There are around 1,650 general practitioners (GPs) and the number of people per doctor (approximately 680 on average) is about the same as in the UK, although higher than in most of the rest of Europe. The number of public hospitals is limited, although Irish medical staff are highly trained and provided with the latest equipment.
Ireland and the UK are the only EU countries where you can obtain public health care without having to make social security contributions. In Ireland your entitlement to benefits is determined solely by your residence status.
The Health (Amendment) Act 1991 introduced the concept of ‘ordinary residence’, which is the minimum requirement for eligibility. In order to be ‘ordinarily resident’ in Ireland, non-EU nationals must be able to show that they intend to remain in Ireland for a minimum of one year. This means producing:
- an Alien’s Registration Book or residence/work permit
- proof of property purchase or rental (including evidence that it’s your principal residence)
- confirmation of registration with a school or college
- or details of an Irish bank account.
Note that if you establish ordinary residence, your dependants won’t necessarily be eligible for public health care unless they are also ordinarily resident. EEA citizens who are resident in Ireland but insured in another EEA country are automatically eligible for health care as are their dependants, although if you’re self-employed you’ll receive few benefits. If you’re ordinarily resident in Ireland and receiving a social security pension from another EEA country, you’re entitled to public health care.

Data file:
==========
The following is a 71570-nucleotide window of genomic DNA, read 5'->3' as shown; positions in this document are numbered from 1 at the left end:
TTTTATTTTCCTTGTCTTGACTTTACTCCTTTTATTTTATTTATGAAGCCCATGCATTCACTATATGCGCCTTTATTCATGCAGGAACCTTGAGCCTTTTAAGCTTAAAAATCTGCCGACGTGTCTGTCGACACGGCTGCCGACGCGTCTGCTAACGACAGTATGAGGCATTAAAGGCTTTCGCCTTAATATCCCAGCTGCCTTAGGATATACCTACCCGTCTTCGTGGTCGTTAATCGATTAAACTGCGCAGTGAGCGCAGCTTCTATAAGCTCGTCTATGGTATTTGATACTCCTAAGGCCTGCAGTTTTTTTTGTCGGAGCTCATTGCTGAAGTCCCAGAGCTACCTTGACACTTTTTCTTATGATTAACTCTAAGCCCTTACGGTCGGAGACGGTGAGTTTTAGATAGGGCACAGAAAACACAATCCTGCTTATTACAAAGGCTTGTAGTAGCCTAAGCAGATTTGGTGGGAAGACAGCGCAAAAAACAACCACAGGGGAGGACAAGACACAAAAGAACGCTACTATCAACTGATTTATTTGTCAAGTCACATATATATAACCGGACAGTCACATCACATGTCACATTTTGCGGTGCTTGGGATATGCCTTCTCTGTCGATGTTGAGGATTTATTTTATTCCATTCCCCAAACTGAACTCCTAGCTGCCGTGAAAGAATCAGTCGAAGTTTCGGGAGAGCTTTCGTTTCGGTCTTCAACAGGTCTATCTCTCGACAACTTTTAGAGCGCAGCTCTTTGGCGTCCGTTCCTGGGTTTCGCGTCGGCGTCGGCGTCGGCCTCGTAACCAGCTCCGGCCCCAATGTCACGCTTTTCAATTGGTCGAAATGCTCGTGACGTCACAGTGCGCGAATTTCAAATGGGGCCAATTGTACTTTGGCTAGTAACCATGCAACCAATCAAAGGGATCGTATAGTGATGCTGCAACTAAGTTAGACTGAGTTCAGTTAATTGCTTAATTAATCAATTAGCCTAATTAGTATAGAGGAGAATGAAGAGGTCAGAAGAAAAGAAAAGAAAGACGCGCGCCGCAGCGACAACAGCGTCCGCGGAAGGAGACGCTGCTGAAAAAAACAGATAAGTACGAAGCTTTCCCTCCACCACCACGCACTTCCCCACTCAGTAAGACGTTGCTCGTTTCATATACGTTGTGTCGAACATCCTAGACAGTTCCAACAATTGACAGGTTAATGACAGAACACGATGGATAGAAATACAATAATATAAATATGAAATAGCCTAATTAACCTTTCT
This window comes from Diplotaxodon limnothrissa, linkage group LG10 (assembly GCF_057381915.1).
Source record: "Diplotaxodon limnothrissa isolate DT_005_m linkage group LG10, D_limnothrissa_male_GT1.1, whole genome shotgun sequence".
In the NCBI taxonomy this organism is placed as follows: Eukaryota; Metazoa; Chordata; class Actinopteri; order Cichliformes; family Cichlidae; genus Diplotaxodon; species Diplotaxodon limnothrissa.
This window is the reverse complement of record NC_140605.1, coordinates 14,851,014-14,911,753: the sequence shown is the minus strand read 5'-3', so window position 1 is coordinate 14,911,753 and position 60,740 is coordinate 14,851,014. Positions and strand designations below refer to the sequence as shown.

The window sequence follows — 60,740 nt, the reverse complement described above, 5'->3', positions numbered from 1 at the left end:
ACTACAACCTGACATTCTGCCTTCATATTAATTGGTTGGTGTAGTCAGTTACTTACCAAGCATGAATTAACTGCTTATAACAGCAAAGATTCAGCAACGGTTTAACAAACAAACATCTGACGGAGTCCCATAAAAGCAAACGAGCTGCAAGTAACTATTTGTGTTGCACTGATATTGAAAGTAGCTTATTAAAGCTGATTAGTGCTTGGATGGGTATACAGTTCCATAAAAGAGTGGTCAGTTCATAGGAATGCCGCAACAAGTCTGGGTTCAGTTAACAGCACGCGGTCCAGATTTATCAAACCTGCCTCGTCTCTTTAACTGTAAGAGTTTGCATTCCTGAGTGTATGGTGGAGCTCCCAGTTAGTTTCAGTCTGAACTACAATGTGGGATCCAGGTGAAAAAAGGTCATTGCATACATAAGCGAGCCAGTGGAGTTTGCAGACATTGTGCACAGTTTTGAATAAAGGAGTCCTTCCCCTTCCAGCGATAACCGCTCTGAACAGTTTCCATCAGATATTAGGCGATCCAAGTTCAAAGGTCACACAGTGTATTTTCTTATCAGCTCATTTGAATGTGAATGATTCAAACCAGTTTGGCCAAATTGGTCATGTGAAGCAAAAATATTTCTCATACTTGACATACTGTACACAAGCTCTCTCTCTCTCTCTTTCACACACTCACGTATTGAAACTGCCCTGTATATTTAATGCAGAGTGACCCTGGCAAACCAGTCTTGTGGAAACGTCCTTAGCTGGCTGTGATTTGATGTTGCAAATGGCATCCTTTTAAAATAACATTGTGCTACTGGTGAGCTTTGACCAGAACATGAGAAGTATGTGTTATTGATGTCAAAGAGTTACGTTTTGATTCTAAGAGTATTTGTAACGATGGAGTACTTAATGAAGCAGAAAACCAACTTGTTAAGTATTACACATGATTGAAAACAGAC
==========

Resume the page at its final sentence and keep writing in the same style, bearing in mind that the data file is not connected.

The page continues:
Unemployed people seeking work need form E119 and students form E109 to qualify for public health care. Temporary EEA visitors can obtain free emergency treatment on production of form E111.
Irish nationals returning to Ireland who aren’t covered by EEA regulations are regarded as ordinarily resident if they’re employed or self-employed in Ireland, or provide evidence that they intend to remain in Ireland for a minimum of one year. If they have been abroad for less than three years, they may be entitled to benefits in any case.
Anyone who doesn’t meet any of the above criteria will usually have to pay the ‘commercial rate’ for medical treatment and other benefits, although the Health Board may authorise urgent treatment at a reduced rate or even free in certain cases.